Muncie Central Government Classroom Project to Provide Youth Perspective

MUNCIE, Ind. — Students at Muncie Central High School aim to inject the ideas and hopes of local youth into city government with the creation of a Youth Council.

Members of Julie Snider’s Advanced Placement Class approached Muncie City Council last week with their idea for a group that would work alongside the city council and provide a youth perspective on the issues and future of the city. The resolution, unanimously approved by the city council, is the culmination of a class project.

“We started by talking with young people about the things that matter most in our community,” said AP class member Mackinzie Durbin, one of many students who addressed the city council. “We started talking about things like the mall and not having a place to go out and be around. We’ve got the ice rink and we’ve got the bowling alley, but what else is there for the young people of Muncie in terms of places just to be.”

She said the idea was to bring a youth perspective to the council table and create “a more youth-friendly city”.

Young people aged 18 or younger make up more than 16% of Muncie’s population, according to the resolution passed by the council. “Their voices and their values ​​must be heard.”

The resolution went on to say that more than 92% of students said there were not enough youth activities at Muncie. At one time, the Muncie Mall was a place where young people could congregate, but now the mall no longer hosts attractions for young people and the city’s infrastructure parks were in decline.

The resolution says some young people fear for their safety in local parks.

The council agreed to create a youth council made up of 10 high school youth. Durbin said high school students from Burris Laboratory School or any other high school in Muncie would be allowed to apply.

The youth council member would be chosen through a candidate teacher recommendation process, with the Muncie City Council selecting students from submitted nominations. Students would be required to apply annually. Students must be a freshman or higher in class to participate.

Council member Ro Selvey suggested there could be elections to choose the members of the youth council. Durbin said the students thought about it, but decided that the choices for the youth council would simply become a popularity contest among the students.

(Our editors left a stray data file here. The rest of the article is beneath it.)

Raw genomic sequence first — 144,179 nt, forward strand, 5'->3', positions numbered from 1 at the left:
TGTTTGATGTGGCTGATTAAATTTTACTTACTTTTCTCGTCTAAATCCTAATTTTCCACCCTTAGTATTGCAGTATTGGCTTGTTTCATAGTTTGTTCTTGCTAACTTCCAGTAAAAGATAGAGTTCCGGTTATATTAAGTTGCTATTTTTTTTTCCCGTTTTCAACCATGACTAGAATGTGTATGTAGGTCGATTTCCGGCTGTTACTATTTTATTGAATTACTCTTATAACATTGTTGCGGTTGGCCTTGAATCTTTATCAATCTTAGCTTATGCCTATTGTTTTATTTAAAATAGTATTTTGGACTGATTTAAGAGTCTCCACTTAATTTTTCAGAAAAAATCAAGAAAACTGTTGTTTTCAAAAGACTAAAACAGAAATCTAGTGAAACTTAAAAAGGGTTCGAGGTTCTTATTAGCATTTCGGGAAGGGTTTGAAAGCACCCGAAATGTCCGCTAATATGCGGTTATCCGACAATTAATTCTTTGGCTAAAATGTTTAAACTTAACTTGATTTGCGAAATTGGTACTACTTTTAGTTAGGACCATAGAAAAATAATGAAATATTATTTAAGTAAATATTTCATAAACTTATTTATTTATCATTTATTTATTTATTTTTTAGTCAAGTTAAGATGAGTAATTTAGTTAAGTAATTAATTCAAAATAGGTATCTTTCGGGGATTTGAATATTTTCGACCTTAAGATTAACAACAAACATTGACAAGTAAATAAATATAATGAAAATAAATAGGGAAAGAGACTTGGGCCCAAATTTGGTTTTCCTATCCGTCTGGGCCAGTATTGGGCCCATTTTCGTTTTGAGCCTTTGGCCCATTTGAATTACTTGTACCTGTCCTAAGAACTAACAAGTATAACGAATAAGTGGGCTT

“I love my high school and I love my classmates, but that’s what it would become,” Durbin said.

City Parks Superintendent Carl Malone told me he had me with students and would include their input in the five-year plan for parks and work with youth service groups to improve the parks.

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Malone said he also spoke with Delaware County juvenile probation officials and they agreed there wasn’t much to keep young people busy in the city. The city plans to partner with high schools to work on issues such as park safety.

“In the minority community, there are 88% female-headed households and we have an abundance of handguns coming in and out of the house while parents are at work,” Malone said. “We have a crisis in our city when it comes to young people and they are creating problems in our parks.”

He said there had been recent cases of fights at Heekin and Thomas parks involving youths and adults.

Malone said he would meet with Mmonthlyayor Dan Ridenour and Deputy Mayor Richard Ivy and students to develop ways to make parks safer.

“The Parks Department is on board,” he said.

The Youth Council plans to meet monthly for the nine months the schools are in session beginning in the fall semester. Council member Brad Polk said the city council’s government administration committee would help develop the details of working with the new group.

“I think your opinions are important,” council member Aaron Clark told the students. “You are the future of the city and I think that gives you a place at the table.”

David Penticuff is the local government reporter at the Star Press. Contact him at

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